Secondary tourist/recreational resources
Facilities that have been built specifically for tourism and leisure e.g. accommodation, catering, entertainment and shopping.
Primary tourist/recreational resources
The pre-existing attractions for tourism or recreation (that is, those not built specifically for the purpose), including climate, scenery, wildlife, indigenous people, cultural and heritage sites.
venice & tourism
- Draw a sketch map showing the location of Venice in Italy
- Describe the location of Venice
- Research facts about tourism in Venice and create a factfile
Venice population: 55,000. Daily visitors: 50,000
Annual carrying capacity for tourism in Venice: 11 million people
Annual tourism numbers: 22 million (Of whom only 4 million stay one night or more)
Only 2 million visit cultural attractions such as galleries or museums
During ten days of the year, daily visits reach 100,000. It is not uncommon to have 200,000 visitors in one day.
- Visitors exceed the carrying capacity for two thirds of the year.
distribution of primary and secondary tourist resources
- Using Tripadvisor (map view), research and plot the location of primary and secondary resources in Venice.
- Aim to have 5-10 for each topic.
- Use a different colour for each type.
- Describe the distribution you have mapped.
secondary tourist resources
primary tourist resources
TOURISM MANAGEMENT STRATEGIES
CONFLICT BETWEEN LOCAL RESIDENTS AND VISITORS
- Access the resources below and list specific examples of management strategies in Venice under the following titles:
- manage tourist demands
- maximise capacity
- minimise conflict between local residents and visitors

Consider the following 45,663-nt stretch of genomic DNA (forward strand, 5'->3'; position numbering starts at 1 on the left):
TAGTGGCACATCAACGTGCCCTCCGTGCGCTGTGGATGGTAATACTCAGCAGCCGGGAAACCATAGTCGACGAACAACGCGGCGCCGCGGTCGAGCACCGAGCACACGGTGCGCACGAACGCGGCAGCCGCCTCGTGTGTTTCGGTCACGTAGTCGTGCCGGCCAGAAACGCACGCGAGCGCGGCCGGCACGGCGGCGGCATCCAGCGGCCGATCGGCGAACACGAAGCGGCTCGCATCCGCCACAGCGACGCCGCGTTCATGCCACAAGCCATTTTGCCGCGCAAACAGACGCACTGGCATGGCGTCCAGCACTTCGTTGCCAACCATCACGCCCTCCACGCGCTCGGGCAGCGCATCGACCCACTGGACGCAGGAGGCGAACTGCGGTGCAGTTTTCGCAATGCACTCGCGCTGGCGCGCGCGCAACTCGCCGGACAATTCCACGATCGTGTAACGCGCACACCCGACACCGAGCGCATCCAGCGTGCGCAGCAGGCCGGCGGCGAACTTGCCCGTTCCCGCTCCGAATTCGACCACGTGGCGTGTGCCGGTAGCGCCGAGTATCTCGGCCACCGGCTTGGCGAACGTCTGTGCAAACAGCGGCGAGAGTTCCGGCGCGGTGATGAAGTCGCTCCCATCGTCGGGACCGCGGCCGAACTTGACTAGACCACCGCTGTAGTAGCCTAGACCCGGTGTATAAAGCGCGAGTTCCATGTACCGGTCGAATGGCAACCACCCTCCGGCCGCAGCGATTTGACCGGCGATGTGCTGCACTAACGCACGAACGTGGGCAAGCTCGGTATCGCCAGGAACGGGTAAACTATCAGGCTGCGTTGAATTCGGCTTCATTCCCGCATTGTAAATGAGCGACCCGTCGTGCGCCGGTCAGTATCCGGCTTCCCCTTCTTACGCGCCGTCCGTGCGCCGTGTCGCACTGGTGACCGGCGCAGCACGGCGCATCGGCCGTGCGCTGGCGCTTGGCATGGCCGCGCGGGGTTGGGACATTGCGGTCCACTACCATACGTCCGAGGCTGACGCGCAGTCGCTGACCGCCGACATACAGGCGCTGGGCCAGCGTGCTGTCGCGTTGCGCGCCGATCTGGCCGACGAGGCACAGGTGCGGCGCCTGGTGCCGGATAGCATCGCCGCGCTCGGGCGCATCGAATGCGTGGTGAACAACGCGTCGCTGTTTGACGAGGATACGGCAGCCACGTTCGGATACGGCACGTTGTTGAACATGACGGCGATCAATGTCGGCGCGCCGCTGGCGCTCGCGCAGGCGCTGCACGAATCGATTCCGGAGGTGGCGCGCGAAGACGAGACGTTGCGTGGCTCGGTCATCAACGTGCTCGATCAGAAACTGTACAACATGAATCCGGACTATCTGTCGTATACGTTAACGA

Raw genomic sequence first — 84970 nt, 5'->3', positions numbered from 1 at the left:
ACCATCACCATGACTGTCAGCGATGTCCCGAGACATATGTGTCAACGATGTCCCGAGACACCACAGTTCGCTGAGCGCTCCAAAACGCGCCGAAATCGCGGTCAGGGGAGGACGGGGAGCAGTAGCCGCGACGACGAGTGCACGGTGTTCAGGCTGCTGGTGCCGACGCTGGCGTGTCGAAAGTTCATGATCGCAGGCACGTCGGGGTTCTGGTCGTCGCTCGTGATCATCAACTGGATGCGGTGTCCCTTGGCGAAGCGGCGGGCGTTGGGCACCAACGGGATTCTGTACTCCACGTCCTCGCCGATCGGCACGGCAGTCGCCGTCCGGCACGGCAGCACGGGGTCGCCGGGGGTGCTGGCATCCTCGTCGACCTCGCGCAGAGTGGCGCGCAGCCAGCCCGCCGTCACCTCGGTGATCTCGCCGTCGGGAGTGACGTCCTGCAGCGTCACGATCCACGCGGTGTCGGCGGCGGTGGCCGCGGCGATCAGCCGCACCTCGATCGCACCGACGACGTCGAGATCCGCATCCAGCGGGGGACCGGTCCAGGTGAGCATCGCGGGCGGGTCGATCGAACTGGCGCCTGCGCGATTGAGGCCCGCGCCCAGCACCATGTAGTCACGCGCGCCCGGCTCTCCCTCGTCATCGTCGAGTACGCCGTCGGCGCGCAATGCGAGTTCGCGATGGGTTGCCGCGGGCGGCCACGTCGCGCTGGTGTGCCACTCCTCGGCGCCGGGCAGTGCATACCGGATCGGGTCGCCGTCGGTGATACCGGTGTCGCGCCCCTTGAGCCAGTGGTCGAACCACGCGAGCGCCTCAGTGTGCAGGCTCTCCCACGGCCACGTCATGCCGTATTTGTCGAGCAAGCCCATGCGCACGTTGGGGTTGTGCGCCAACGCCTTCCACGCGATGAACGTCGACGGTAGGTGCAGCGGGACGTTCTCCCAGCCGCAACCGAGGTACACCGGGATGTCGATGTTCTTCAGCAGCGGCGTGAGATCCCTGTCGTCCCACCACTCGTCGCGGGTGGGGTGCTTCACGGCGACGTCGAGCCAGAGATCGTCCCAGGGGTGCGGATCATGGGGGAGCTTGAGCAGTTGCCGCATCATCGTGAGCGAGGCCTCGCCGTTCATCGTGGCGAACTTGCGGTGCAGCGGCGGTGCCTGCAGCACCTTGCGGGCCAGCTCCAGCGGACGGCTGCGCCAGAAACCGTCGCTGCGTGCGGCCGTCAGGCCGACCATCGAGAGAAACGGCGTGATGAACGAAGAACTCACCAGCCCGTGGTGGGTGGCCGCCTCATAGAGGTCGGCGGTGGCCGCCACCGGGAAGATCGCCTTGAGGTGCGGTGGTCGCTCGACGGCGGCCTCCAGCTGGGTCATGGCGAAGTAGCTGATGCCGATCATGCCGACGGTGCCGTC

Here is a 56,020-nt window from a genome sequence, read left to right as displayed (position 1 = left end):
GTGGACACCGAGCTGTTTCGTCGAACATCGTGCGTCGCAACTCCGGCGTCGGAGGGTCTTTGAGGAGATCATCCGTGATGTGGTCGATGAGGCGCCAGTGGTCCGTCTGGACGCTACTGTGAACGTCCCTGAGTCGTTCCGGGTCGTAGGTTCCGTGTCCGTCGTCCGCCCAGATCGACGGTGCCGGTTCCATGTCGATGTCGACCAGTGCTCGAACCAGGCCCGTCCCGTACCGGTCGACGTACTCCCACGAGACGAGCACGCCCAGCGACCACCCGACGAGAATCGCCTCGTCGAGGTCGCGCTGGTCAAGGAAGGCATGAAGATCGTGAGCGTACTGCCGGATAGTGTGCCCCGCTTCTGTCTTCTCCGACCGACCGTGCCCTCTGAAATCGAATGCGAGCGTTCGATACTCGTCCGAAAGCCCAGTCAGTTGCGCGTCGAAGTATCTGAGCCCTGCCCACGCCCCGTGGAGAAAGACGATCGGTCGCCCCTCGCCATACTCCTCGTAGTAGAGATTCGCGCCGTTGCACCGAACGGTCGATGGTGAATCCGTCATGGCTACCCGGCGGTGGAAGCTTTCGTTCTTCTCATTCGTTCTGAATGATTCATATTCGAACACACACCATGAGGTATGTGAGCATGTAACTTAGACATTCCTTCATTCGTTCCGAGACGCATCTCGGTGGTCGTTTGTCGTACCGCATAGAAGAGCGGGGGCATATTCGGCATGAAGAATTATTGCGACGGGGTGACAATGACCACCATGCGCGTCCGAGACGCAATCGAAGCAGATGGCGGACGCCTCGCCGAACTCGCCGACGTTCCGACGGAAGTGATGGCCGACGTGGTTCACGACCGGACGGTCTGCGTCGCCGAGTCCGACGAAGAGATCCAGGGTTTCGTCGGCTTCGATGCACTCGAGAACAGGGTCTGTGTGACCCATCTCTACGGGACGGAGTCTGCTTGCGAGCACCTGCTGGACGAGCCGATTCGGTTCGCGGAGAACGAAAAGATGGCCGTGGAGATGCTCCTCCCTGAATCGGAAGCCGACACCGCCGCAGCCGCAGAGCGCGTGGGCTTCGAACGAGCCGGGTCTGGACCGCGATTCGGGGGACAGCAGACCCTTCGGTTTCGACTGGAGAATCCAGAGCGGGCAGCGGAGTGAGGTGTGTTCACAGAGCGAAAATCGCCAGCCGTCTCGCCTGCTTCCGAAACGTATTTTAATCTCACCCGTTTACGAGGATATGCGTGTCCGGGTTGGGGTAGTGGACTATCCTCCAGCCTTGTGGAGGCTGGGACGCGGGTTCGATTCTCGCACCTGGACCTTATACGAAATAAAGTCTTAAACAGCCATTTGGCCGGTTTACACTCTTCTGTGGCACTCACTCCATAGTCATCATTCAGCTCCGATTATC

- avoid environmental damage
- Continue research online to find other examples of how tourism is managed in Venice
The municipal authorities in Venice are considering curbing the number of tourists. One proposal would force visitors to buy an entry ticket and put a ceiling on the number of people allowed in at any one time.
Venice is exceptional. Its biggest problem is made up of the 11 million or so day trippers who visit the city every year, putting an intolerable strain on Venice’s services yet contributing almost nothing to its finances. The problem has been exacerbated in recent years by a new generation of super-cruiseliners, which also represent an affront to the senses, dwarfing the architecture of the city as they make their way past St Mark’s Square.
Venice, though, is just as susceptible as any other tourist city to a new complication. Until a few years ago, the authorities had a hold on the number of people who could stay in their city: hotels, guest houses and other forms of accommodation had to be licensed. All the authorities had to do to limit the numbers of overnight visitors was stop giving out licences.
Then along came the internet, bringing with it couchsurfing and Airbnb.com. The licensing has remained. But it has become increasingly meaningless. The municipal authorities in Rome estimate that there are now 5,000 unregulated establishments offering a bed for the night. All of which argues in favour of a second plan being proposed for Venice. This would involve putting up turnstiles around St Mark’s Square, the “must-see” for most of the tourists who go to the city. Entry would be by means of a card. And cards would only be given out to residents, day trippers who paid and overnighters staying in registered establishments. (Source)
- Increasing police presence in Venice to reduce the number of people sleeping on bridges and swimming in canals
- 5 Euro tax for wheeled suitcases
- Turnstiles and barriers for access to St. Mark's Square (proposed)
- Unauthorised coach tours banned
- Increasing number of trash cans for litter
Discuss the strategies designed to manage tourism in one named urban area. [10 marks]
There are a wide range of suitable answers which should be judged on a case-by-case basis. Answers are expected to examine the success or failure of attempts to manage urban tourism. Strategies to promote tourism should be considered as only a small part of the management spectrum.
Answers that simply describe management strategies rather than discussing elements of success or failure should be limited to band D. Those that describe tourism problems without discussing strategies should be limited to band C.
Answers that do not refer to an appropriate example (but discuss a rural location or strategies that relate to sport or leisure rather than tourism) should be limited to band D.
To access bands E and F, answers should refer to an appropriate example.